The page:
Identity loss degrades skill and competency. Many cannot hold jobs for any length of time. Like the warrior in this story, people like this feel like failures, they lack emotional control and social skill. Sufferers often self-medicate or abuse alcohol to cope with their negative feelings.
But this only makes things worse. They also suffer from guilt and shame, deserved or undeserved. Some become so devastated they feel like they’ve lost their soul. Some even lose their will to live. What can be done for those suffering from the loss of identity?
They can’t change what happened, but they can change their perceptions of what happened.
How is that possible? Through small group facilitated discussions, led by competent leaders in a safe environment, warriors revisit their traumas and learn to reconstruct their trauma narrative in ways that reveal the truth.
In this atmosphere, warriors confess deserved guilt and renounce false guilt or shame, coming clean about what actually happened. In this environment of truth and nonjudgmental transparency, warriors then gain a new perspective in which they discover meaning for their experience that enables them to move on from the trauma and gain a new appreciation for themselves, for others, and the world around them.
They acquire a new identity informed by their experience as opposed to defeat, poised to grow beyond their pain, and prepared to use their experience to help others still trapped by their own sense of identity loss.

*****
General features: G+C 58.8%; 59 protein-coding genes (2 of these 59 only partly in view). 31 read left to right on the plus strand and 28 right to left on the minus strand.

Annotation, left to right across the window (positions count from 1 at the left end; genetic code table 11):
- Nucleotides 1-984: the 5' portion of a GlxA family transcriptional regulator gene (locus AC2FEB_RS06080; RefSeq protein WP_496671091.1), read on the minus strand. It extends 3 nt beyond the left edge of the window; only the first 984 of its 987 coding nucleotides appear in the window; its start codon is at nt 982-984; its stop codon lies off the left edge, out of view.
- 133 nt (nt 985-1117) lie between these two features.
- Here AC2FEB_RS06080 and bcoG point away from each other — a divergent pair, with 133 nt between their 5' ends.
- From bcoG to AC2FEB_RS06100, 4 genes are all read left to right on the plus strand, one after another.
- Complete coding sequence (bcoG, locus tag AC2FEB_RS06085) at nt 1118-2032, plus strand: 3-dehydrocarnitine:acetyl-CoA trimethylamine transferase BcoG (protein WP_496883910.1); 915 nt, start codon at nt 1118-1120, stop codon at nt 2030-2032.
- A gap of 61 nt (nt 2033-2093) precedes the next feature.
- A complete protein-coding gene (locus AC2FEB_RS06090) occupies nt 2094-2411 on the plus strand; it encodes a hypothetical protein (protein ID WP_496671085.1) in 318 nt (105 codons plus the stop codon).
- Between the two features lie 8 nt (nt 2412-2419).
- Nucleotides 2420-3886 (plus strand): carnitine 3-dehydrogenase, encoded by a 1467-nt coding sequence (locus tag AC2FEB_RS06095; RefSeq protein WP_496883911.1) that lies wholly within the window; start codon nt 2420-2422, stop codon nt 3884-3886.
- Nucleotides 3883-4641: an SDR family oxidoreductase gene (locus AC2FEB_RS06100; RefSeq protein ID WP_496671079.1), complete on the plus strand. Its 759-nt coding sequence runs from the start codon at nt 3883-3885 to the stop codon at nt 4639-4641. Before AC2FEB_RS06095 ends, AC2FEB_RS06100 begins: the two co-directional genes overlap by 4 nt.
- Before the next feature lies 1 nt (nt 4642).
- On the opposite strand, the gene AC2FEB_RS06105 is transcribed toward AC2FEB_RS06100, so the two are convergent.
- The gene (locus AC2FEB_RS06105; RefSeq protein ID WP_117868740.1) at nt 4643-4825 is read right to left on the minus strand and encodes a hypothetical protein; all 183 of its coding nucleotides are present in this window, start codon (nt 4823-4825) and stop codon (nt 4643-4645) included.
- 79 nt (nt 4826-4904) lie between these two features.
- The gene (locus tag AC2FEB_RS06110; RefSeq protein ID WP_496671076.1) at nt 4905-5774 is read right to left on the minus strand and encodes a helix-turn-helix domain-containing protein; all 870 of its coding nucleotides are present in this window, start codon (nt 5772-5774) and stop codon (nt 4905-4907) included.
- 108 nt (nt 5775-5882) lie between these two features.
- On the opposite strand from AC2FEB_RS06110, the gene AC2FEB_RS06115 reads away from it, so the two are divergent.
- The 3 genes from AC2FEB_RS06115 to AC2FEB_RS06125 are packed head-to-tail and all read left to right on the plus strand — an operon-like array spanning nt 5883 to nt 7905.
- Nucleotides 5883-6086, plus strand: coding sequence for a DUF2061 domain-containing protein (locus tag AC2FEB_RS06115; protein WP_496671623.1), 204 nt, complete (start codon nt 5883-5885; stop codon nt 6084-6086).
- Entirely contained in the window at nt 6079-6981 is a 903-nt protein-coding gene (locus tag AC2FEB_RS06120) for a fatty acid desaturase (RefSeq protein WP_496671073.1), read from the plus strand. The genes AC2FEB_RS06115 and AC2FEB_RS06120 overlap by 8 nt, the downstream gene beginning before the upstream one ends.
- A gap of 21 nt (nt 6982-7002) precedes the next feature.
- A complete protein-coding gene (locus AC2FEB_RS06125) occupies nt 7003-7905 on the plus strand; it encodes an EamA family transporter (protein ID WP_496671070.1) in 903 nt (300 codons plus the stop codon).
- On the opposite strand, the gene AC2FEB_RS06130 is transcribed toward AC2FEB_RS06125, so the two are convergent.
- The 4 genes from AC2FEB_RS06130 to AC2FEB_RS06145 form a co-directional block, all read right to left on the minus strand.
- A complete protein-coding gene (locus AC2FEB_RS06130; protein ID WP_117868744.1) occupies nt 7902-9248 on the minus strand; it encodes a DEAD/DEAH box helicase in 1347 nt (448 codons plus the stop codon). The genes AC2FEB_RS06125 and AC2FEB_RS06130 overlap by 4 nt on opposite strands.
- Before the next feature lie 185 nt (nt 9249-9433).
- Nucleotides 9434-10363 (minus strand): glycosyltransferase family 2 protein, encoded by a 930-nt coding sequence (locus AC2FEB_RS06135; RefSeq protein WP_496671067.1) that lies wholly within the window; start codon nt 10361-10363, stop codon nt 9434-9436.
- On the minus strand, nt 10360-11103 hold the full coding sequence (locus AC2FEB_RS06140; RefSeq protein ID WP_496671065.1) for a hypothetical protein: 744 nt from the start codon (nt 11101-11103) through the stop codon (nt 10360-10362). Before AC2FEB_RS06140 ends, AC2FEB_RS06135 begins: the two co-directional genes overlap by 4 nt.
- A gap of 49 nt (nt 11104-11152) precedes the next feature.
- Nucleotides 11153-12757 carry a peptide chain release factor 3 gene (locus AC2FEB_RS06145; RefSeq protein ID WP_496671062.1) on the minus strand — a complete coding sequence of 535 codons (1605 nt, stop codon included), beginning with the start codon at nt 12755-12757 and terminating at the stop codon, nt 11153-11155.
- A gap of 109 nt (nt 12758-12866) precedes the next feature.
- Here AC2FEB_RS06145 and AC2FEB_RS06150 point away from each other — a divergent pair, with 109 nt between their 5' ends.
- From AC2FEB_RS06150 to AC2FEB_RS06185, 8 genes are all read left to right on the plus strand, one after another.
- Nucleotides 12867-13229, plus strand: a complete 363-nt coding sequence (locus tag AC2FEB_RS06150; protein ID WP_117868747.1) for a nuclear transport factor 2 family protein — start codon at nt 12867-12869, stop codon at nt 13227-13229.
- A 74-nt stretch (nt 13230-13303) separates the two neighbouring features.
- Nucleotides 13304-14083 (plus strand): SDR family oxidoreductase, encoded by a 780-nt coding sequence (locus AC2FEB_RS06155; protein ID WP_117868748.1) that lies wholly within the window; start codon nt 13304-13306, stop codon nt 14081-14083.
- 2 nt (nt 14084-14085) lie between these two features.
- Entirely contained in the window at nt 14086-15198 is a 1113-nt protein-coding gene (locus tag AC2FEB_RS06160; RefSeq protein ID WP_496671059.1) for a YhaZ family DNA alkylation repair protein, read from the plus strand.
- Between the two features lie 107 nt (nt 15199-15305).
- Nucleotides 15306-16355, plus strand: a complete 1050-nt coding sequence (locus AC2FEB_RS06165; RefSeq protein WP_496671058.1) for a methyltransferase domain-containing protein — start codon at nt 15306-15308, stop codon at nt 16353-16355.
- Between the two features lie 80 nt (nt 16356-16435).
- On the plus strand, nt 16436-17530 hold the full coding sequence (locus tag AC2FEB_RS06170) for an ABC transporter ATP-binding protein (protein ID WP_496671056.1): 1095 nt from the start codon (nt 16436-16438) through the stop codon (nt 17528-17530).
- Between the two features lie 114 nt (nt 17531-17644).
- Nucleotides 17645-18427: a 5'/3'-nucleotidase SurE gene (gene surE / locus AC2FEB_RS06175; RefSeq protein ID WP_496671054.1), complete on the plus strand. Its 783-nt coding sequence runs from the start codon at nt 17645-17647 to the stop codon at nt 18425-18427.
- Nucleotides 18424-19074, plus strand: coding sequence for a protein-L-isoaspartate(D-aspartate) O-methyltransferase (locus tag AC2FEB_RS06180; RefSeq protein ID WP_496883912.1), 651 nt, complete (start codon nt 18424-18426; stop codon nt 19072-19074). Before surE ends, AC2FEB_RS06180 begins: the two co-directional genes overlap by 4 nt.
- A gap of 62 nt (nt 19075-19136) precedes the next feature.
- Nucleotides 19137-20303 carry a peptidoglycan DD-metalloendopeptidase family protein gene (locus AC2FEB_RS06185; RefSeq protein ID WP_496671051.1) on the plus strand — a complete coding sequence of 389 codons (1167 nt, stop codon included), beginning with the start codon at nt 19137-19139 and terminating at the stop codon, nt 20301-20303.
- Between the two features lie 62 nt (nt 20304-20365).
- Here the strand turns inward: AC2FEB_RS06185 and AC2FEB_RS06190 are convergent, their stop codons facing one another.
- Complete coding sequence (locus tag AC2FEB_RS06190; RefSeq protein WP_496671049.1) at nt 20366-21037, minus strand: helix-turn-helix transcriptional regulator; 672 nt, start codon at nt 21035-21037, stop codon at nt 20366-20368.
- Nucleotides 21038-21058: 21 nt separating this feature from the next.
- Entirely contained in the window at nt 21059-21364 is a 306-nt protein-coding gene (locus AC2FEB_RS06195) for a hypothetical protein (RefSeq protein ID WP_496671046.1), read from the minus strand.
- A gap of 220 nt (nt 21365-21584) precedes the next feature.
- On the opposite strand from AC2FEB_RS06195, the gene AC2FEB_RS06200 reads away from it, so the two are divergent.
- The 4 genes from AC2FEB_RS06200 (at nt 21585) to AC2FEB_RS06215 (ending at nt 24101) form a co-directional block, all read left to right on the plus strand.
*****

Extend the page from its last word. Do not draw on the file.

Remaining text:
A Biblical Foundation
In this atmosphere, warriors confess deserved guilt and renounce false guilt or shame, coming clean about what actually happened. In this environment of truth and nonjudgmental transparency, warriors then gain a new perspective in which they discover meaning for their experience that enables them to move on from the trauma and gain a new appreciation for themselves, for others, and the world around them. They acquire a new identity informed by their experience as opposed to being defeated, poised to grow beyond their pain, and prepared to use their experience to help others still trapped by their own sense of identity loss.
In spiritually directed facilitation, the Scriptures are used to assist sufferers in reframing their trauma narrative. These warriors come to realize that God is accessible, that God can cleanse them of their shame, remove their guilt, and make them whole.
The fact is, God wants a relationship with everyone, and through Christ, we have a new identity.
This identity removes the old past and makes everything new (2 Corinthians 5:17).
Here’s what God says: “The true light, which enlightens everyone, was coming into the world. He was in the world, and the world was made through him, yet the world did not know him. He came to his own, and his own people did not receive him. But to all who did receive him, who believed in his name, he gave the right to become children of God, who were born, not of blood nor of the will of the flesh nor of the will of man but of God” (John 1:9-13). In these words, God invites all who’ve lost their identity to acquire a new identity by becoming a child of God. But it’s only the beginning. When we join God’s Kingdom, he also gives us a new mission with a higher calling and a greater purpose!